Tags: postal | congress | deficit | naming

House Introduces 60 Bills to Rename Post Offices But None to Reform USPS

By Patrick Hobin   |   Wednesday, 01 Aug 2012 01:40 PM

With the U.S. Postal Service on the brink of a first-ever default on billions in payments due to the Treasury, the House introduced 60 bills to rename post offices and none aimed at actually reforming the beleaguered mail agency, ABC News reported.

There has been widening uncertainty about the mail agency's solvency as the volume of first-class letters plummets and Congress deadlocks on ways to stem the red ink.

But you wouldn’t know it by looking at the bills introduced and passed in the House during that time. According to ABC News, the House has introduced 60 bills to rename post offices, 38 of which passed the House and 26 which became law.

During that time, the House produced 151 laws, 17 percent of which have been to rename post offices, ABC News reported.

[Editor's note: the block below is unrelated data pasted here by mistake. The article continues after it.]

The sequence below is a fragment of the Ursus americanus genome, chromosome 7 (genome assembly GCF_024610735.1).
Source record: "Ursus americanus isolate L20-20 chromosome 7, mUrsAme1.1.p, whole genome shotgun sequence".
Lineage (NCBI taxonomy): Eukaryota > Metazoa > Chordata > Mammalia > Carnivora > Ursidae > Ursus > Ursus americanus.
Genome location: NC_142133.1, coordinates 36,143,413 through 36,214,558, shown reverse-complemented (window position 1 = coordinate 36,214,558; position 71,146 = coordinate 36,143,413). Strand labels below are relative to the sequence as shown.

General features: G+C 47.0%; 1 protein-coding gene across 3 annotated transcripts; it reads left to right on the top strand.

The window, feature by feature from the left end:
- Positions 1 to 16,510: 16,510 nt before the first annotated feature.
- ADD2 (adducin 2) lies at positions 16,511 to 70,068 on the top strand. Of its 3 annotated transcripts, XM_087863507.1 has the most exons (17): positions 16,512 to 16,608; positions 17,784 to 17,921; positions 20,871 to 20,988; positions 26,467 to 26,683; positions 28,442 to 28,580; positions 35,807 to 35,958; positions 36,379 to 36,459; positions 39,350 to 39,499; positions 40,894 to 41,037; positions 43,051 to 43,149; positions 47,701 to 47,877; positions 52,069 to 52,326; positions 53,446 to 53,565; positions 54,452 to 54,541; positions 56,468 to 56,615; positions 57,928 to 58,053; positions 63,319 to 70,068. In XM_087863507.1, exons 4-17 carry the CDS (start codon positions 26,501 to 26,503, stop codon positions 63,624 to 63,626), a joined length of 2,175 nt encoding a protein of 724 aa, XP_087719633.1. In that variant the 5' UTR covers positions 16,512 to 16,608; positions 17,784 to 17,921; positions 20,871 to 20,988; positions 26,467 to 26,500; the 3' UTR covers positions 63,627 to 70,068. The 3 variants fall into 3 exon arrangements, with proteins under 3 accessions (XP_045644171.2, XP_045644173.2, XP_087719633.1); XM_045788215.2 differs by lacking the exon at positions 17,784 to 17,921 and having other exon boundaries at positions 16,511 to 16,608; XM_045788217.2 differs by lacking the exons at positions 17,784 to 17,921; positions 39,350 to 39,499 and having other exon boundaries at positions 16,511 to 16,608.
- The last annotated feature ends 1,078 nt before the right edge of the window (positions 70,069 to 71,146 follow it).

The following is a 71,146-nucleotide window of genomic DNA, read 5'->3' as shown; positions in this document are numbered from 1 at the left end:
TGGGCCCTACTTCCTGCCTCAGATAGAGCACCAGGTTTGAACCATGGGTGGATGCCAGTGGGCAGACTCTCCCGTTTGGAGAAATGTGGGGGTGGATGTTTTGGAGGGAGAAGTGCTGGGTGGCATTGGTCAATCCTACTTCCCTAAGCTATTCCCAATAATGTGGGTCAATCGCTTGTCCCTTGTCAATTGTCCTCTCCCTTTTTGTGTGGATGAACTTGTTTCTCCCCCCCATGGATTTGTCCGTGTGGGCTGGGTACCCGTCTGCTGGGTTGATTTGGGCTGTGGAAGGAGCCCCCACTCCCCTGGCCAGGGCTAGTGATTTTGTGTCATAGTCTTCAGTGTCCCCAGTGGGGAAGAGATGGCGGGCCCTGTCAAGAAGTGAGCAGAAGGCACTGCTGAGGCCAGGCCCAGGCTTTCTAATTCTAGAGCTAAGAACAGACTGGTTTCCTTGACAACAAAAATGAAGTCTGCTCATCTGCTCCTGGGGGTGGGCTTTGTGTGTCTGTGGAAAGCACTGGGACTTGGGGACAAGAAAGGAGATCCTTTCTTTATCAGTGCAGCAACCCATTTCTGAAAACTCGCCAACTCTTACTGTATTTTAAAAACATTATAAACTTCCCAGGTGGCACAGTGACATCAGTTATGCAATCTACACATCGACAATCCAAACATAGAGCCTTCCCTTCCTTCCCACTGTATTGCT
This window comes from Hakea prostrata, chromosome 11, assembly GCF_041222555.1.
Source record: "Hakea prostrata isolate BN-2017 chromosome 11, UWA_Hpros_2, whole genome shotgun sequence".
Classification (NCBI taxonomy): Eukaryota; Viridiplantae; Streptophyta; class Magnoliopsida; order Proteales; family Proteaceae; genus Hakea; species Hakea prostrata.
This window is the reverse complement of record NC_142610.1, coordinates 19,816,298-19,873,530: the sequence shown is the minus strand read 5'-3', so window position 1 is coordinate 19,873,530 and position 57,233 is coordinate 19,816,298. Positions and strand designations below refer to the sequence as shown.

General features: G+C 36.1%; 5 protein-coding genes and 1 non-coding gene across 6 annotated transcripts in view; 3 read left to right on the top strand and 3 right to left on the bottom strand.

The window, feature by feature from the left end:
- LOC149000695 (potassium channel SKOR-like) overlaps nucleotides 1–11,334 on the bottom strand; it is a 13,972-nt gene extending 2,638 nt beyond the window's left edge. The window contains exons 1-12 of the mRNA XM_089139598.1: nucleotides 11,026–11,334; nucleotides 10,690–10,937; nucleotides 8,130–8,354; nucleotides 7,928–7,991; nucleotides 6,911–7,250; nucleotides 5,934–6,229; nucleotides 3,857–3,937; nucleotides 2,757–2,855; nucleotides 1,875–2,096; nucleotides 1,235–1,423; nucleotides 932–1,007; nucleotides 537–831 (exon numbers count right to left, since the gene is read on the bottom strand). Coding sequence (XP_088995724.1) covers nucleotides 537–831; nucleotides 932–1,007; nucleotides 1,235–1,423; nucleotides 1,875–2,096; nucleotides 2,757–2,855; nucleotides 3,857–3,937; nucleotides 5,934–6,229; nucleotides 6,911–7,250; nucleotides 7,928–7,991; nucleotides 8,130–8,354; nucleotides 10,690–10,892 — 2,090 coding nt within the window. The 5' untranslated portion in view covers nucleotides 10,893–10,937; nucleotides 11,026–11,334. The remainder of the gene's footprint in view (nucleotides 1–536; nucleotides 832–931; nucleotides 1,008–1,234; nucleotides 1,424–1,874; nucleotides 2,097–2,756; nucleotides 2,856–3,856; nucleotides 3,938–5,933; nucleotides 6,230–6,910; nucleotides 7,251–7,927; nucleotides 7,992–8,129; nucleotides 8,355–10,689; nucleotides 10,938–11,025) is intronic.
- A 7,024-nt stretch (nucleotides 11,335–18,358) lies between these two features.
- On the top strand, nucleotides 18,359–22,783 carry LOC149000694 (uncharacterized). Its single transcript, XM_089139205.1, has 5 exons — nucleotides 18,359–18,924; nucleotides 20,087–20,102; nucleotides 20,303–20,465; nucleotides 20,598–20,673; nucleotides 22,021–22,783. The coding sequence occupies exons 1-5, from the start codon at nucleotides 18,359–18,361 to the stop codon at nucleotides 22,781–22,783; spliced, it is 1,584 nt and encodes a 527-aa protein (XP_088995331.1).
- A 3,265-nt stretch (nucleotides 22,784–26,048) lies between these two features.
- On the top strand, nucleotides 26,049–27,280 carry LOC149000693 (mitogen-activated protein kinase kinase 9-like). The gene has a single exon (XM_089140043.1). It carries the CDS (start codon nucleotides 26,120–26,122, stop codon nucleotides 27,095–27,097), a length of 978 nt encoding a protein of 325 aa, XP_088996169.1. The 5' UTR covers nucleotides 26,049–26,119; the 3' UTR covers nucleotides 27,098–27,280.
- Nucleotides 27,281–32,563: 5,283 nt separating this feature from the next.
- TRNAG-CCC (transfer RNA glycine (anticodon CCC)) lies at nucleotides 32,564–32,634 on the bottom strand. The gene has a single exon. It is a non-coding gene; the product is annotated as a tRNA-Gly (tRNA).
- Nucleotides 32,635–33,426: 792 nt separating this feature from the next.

No bill aimed at reforming a Postal Service has made it to the floor, despite the agency bleeding billions of dollars, according to ABC News.

With cash running perilously low, two legally required payments for future postal retirees' health benefits — $5.5 billion due Wednesday and  $5.6 billion due in September — will be left unpaid, the mail agency said Monday.

Postal officials said they also are studying whether they may need to delay other obligations. In the coming months, $1.5 billion is due to the Labor Department for workers compensation, which it expects to pay, and  millions in interest payments is due the Treasury.

The defaults won't stir any kind of catastrophe in day-to-day mail service. Post offices will stay open, mail trucks will run, employees will get paid, and current retirees will get health benefits.

The Postal Service, an independent agency of government, receives no taxpayer money for operations but is subject to congressional control.

It loses an estimated $25 million a day, including savings it would have been accruing had Congress approved its five-year profitability plan in the spring. That plan would cut Saturday delivery, reduce low-volume postal facilities and end its obligation to pay more than $5 billion each year for future retiree health payments.

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